10 years ago
International sources—the news departments of CNN, ABC, and CBS, et cetera—widely agree that Iran feeds Hezbollah upwards of $250 million in direct funding annually. This may be an overestimation, but the low-end estimate of the Center for Strategic and International Studies places Iranian aid to Hezbollah at a quite considerable $50 million annually. Even according to this most conservative figure, Iran spends, as a fraction of GDP, nearly three times as much arming Hezbollah as the United States spends arming the Marine Corps under the 2005 Navy budget. This astonishing comparison exposes the hopelessness of disarming Hezbollah with a strategy that does not include Iran.
This is interesting on several levels. First, it shows the commitment that Iran has to the spread of its influence around the region. As I have pointed out before, Iran sees itself at the head of a new regional Caliphate. This amount of money is not trivial, especially for a country that is widely acknowledged to be in some degree of economic trouble in spite of its oil revenue stream.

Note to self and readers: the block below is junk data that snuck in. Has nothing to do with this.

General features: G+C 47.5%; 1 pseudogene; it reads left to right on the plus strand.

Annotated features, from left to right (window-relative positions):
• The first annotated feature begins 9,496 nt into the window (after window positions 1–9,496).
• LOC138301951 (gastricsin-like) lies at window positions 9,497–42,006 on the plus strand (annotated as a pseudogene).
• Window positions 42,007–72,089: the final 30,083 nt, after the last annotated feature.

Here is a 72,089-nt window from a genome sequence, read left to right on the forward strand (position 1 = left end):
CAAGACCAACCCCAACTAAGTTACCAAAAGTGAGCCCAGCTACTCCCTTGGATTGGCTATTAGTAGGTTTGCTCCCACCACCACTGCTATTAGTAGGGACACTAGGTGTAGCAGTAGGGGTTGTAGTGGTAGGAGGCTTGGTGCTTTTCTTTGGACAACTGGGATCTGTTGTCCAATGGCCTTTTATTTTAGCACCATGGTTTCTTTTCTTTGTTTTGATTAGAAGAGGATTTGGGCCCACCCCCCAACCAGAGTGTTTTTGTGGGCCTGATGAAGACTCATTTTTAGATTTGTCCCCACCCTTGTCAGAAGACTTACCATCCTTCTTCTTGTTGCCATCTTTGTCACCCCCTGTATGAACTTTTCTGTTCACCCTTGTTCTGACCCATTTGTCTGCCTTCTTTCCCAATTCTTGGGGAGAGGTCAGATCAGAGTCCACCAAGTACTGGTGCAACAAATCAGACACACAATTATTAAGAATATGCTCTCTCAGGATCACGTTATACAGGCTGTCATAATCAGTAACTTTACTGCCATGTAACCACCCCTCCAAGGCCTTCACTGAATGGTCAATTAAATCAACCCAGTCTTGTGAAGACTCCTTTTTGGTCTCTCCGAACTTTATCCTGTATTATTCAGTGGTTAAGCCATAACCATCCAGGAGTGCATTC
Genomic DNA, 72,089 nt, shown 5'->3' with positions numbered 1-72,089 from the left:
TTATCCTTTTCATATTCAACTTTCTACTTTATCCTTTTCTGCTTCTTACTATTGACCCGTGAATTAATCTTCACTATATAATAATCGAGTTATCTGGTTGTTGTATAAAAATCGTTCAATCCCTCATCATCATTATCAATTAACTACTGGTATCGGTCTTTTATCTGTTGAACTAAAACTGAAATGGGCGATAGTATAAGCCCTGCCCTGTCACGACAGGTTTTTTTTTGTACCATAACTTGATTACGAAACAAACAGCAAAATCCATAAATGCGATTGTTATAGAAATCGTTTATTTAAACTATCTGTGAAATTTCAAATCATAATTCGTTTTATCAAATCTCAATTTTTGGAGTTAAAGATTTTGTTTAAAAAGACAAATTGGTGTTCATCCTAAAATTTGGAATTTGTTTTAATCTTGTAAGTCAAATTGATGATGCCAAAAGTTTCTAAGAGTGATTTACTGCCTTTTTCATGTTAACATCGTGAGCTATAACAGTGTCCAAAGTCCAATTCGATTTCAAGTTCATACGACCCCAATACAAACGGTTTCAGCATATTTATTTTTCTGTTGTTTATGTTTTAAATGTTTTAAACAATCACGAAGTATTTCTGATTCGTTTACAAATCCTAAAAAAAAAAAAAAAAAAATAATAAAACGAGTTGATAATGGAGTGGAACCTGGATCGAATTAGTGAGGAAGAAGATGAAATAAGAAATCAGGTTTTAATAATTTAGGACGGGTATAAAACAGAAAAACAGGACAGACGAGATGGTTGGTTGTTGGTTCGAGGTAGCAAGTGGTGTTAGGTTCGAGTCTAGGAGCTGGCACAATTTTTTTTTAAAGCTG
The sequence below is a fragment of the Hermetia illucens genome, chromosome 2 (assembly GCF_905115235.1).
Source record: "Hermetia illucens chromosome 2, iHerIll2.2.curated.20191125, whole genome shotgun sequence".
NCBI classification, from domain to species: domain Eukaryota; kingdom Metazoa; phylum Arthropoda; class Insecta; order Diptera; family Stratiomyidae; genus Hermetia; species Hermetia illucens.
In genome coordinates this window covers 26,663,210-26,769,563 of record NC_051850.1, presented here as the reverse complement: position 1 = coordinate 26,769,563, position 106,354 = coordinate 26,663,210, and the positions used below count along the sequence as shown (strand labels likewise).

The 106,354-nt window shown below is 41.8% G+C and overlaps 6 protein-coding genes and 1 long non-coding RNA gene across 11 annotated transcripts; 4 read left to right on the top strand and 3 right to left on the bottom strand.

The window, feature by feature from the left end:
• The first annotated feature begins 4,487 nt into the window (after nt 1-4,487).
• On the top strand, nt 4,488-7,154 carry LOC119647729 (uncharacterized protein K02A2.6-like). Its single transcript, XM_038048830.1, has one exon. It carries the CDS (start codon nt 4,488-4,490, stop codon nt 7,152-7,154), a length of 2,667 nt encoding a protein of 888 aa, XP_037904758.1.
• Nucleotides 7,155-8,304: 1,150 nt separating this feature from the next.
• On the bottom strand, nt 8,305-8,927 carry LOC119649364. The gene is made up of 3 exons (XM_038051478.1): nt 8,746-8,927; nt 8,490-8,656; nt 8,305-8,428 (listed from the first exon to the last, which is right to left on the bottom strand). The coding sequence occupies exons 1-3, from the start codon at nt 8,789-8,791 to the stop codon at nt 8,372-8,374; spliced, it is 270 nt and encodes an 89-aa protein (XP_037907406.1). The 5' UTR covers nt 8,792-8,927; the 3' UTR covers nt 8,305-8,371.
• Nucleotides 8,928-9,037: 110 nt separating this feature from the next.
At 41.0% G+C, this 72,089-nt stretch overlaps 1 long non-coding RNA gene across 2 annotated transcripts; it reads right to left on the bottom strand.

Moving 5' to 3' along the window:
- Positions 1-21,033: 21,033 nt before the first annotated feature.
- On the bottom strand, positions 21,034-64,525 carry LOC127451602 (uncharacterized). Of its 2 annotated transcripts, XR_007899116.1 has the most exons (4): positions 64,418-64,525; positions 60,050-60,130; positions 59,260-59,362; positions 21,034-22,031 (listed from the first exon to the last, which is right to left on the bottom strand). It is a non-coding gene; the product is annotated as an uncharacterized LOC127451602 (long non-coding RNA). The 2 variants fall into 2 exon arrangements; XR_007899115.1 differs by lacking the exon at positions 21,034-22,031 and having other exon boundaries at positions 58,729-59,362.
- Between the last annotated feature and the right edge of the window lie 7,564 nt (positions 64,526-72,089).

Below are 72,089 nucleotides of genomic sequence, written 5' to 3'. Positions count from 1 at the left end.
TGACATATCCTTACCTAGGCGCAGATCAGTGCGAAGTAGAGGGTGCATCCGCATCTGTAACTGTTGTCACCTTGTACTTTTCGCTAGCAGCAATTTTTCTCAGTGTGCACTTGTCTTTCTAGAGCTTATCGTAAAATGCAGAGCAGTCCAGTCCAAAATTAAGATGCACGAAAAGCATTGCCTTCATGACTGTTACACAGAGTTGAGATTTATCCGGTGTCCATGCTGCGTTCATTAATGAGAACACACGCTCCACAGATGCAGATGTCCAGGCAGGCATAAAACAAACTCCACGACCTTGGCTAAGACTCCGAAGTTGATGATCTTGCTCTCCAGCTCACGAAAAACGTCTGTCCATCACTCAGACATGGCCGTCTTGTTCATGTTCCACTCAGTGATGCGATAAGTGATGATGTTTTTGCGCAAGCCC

But second — and most interesting — is that this amount is not truly spent “arming” Hizballah. To be sure, a significant fraction of this is used directly for armaments and munitions. But a significant fraction is also spent as largesse in southern Lebanon … schools, medical care, welfare for the high numbers of unemployed, etc. … leading in no small part to the political influence of Iran, via Hizballah, in Lebanon.
Paralleling a theme in my posts on Iran, the study does come to the correct conclusion. We will not win in a battle to disarm Hizballah, the Shia militia in Iraq, or anywhere else where Iran has influence, unless and until we muzzle Iran — politically, militarily, or both.
We have worked hard to defang the Sunni extremists (al Qaeda, Taliban), but sooner or later we will have to face off the Shia extremists. If it is later, the costs will be higher.